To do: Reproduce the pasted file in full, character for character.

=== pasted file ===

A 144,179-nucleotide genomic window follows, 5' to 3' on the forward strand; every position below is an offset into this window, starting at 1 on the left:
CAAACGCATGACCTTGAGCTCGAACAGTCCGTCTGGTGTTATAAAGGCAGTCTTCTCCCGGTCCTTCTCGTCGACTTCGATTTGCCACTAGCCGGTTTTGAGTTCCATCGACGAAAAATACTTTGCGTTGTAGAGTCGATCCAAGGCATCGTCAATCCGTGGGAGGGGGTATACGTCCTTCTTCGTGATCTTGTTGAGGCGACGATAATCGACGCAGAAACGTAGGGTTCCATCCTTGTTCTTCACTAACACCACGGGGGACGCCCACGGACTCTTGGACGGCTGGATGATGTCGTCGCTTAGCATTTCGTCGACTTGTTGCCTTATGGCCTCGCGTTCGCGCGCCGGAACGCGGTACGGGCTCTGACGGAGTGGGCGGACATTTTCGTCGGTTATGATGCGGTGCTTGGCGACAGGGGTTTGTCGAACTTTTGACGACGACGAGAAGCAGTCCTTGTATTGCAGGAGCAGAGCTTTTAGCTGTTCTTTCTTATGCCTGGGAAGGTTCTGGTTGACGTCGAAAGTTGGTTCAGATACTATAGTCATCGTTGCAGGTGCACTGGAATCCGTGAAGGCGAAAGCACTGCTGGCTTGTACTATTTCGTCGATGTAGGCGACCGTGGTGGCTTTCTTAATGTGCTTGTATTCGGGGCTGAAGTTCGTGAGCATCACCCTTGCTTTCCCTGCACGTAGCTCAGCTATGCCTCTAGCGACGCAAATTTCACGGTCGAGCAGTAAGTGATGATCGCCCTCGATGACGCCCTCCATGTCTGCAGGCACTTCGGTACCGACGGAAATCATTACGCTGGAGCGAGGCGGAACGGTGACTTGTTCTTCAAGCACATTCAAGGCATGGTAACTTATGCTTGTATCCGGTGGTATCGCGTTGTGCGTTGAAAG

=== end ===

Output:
A 144,179-nucleotide genomic window follows, 5' to 3' on the forward strand; every position below is an offset into this window, starting at 1 on the left:
CAAACGCATGACCTTGAGCTCGAACAGTCCGTCTGGTGTTATAAAGGCAGTCTTCTCCCGGTCCTTCTCGTCGACTTCGATTTGCCACTAGCCGGTTTTGAGTTCCATCGACGAAAAATACTTTGCGTTGTAGAGTCGATCCAAGGCATCGTCAATCCGTGGGAGGGGGTATACGTCCTTCTTCGTGATCTTGTTGAGGCGACGATAATCGACGCAGAAACGTAGGGTTCCATCCTTGTTCTTCACTAACACCACGGGGGACGCCCACGGACTCTTGGACGGCTGGATGATGTCGTCGCTTAGCATTTCGTCGACTTGTTGCCTTATGGCCTCGCGTTCGCGCGCCGGAACGCGGTACGGGCTCTGACGGAGTGGGCGGACATTTTCGTCGGTTATGATGCGGTGCTTGGCGACAGGGGTTTGTCGAACTTTTGACGACGACGAGAAGCAGTCCTTGTATTGCAGGAGCAGAGCTTTTAGCTGTTCTTTCTTATGCCTGGGAAGGTTCTGGTTGACGTCGAAAGTTGGTTCAGATACTATAGTCATCGTTGCAGGTGCACTGGAATCCGTGAAGGCGAAAGCACTGCTGGCTTGTACTATTTCGTCGATGTAGGCGACCGTGGTGGCTTTCTTAATGTGCTTGTATTCGGGGCTGAAGTTCGTGAGCATCACCCTTGCTTTCCCTGCACGTAGCTCAGCTATGCCTCTAGCGACGCAAATTTCACGGTCGAGCAGTAAGTGATGATCGCCCTCGATGACGCCCTCCATGTCTGCAGGCACTTCGGTACCGACGGAAATCATTACGCTGGAGCGAGGCGGAACGGTGACTTGTTCTTCAAGCACATTCAAGGCATGGTAACTTATGCTTGTATCCGGTGGTATCGCGTTGTGCGTTGAAAG